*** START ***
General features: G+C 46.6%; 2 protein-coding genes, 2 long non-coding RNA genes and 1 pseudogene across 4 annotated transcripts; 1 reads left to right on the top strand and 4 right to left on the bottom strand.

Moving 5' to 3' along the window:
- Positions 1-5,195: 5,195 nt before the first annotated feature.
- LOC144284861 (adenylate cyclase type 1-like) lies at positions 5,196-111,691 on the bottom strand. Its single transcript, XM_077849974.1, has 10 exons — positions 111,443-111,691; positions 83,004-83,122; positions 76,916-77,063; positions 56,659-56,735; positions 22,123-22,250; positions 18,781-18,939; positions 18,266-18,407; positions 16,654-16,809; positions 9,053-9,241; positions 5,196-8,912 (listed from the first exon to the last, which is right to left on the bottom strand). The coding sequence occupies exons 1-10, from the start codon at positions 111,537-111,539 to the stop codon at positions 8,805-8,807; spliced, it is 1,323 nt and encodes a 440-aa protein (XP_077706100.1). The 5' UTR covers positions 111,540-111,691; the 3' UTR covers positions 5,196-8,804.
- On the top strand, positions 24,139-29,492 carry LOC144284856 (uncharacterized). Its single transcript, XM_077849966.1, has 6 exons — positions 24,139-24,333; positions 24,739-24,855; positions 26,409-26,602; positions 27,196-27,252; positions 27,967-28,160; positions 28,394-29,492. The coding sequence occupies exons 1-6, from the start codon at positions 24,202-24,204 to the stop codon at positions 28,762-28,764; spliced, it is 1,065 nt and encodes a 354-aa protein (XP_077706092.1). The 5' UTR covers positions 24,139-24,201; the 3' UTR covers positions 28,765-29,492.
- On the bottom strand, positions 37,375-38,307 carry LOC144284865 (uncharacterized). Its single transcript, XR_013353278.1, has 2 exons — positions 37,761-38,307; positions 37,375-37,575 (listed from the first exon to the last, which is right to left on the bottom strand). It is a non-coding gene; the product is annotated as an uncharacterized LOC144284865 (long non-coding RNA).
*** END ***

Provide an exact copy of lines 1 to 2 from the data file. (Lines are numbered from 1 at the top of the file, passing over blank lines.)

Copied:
General features: G+C 46.6%; 2 protein-coding genes, 2 long non-coding RNA genes and 1 pseudogene across 4 annotated transcripts; 1 reads left to right on the top strand and 4 right to left on the bottom strand.

Moving 5' to 3' along the window: